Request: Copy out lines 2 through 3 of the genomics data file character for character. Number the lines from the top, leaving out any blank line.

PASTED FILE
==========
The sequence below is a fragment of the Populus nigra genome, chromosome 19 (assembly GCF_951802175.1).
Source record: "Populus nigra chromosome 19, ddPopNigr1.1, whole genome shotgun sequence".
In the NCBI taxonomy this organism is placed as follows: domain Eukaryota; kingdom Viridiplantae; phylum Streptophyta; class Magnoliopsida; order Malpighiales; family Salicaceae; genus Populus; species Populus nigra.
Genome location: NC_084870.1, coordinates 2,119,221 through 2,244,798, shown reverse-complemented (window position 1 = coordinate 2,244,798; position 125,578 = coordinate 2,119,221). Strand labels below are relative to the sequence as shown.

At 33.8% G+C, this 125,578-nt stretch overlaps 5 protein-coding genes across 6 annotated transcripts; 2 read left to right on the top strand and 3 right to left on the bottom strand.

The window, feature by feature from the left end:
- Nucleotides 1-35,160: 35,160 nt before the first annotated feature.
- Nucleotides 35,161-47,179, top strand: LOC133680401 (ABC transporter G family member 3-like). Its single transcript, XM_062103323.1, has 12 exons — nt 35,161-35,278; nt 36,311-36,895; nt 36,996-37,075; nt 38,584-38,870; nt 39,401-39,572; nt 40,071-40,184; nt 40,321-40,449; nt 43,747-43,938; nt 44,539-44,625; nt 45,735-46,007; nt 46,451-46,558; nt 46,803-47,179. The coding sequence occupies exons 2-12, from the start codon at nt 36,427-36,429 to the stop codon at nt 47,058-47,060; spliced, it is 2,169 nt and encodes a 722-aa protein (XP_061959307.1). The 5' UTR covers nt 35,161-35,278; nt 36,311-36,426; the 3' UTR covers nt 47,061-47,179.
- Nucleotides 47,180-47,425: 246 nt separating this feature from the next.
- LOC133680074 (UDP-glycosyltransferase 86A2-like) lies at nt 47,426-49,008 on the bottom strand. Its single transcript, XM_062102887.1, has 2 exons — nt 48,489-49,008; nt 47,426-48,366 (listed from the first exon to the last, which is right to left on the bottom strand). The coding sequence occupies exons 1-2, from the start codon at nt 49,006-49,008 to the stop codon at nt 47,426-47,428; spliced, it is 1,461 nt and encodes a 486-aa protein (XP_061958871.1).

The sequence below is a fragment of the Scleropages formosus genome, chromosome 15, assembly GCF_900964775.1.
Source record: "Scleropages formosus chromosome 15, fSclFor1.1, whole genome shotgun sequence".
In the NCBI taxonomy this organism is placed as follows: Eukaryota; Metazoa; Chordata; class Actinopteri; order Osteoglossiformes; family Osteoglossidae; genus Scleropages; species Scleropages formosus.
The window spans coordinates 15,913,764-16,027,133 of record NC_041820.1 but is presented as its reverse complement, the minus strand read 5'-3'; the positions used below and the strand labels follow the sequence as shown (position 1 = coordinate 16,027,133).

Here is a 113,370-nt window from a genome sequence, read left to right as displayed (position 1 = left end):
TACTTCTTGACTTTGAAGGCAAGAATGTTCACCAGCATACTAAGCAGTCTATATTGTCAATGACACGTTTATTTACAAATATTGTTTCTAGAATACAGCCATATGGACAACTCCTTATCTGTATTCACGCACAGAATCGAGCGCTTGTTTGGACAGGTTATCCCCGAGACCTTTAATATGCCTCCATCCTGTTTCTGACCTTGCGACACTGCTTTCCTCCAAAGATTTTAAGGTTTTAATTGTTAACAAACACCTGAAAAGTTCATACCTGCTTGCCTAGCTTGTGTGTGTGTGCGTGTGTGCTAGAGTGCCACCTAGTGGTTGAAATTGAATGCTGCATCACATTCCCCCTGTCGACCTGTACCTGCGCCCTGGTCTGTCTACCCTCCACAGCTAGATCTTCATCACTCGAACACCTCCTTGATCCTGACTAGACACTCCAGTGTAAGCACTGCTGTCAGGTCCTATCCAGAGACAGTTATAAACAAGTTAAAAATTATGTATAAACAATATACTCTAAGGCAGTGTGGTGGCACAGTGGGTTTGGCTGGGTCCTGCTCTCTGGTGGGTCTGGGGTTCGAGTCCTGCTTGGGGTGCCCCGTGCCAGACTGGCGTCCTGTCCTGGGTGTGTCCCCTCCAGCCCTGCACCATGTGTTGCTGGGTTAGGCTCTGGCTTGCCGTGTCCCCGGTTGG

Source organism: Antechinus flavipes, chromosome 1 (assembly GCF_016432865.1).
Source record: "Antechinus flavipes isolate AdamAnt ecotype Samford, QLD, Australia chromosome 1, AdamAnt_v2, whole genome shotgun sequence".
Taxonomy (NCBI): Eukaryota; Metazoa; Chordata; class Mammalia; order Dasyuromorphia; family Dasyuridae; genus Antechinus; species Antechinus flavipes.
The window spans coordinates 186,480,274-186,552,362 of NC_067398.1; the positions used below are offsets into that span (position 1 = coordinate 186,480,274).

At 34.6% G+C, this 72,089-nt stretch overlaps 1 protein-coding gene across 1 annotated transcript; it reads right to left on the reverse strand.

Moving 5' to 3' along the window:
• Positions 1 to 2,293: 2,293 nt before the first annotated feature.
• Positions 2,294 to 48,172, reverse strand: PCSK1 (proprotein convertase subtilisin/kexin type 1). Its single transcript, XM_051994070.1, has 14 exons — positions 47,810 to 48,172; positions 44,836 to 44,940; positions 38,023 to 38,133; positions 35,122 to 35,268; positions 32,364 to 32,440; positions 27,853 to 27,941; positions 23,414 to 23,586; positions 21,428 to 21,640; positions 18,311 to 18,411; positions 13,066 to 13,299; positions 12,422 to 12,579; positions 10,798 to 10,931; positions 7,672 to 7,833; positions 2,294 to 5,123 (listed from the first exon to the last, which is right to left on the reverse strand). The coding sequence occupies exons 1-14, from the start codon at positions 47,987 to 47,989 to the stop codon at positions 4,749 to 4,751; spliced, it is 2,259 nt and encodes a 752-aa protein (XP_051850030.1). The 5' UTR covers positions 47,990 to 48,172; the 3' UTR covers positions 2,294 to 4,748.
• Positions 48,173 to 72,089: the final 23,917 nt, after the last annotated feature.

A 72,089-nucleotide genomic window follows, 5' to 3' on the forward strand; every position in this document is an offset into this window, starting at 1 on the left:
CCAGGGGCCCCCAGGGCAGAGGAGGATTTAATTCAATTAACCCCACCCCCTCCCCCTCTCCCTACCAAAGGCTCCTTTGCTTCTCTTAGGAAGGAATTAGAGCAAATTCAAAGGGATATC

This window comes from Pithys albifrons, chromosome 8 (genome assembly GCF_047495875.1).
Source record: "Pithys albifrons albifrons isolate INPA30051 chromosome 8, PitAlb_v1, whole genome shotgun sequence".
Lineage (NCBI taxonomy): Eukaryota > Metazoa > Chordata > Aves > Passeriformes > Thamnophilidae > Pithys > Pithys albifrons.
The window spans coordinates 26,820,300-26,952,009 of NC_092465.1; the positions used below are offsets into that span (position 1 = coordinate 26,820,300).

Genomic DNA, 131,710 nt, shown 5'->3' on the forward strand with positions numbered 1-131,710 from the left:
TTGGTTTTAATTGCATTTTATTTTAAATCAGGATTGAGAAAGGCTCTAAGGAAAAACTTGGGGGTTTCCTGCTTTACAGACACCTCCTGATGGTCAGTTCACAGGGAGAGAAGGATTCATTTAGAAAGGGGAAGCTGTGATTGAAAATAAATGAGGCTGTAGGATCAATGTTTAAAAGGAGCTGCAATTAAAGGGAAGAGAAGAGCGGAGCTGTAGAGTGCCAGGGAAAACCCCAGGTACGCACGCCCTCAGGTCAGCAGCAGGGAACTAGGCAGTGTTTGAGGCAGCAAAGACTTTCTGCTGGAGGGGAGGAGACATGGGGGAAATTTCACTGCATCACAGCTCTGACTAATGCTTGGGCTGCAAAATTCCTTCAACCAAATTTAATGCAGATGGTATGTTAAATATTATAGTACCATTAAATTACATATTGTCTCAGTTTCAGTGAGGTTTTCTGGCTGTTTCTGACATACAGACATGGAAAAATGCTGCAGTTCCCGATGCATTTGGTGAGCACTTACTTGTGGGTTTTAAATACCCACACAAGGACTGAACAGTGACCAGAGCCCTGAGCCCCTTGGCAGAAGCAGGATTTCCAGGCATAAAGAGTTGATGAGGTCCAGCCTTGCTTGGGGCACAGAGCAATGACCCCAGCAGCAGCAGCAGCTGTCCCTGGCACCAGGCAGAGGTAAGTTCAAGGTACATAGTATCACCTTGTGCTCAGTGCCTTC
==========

Source record: "Populus nigra chromosome 19, ddPopNigr1.1, whole genome shotgun sequence".
In the NCBI taxonomy this organism is placed as follows: domain Eukaryota; kingdom Viridiplantae; phylum Streptophyta; class Magnoliopsida; order Malpighiales; family Salicaceae; genus Populus; species Populus nigra.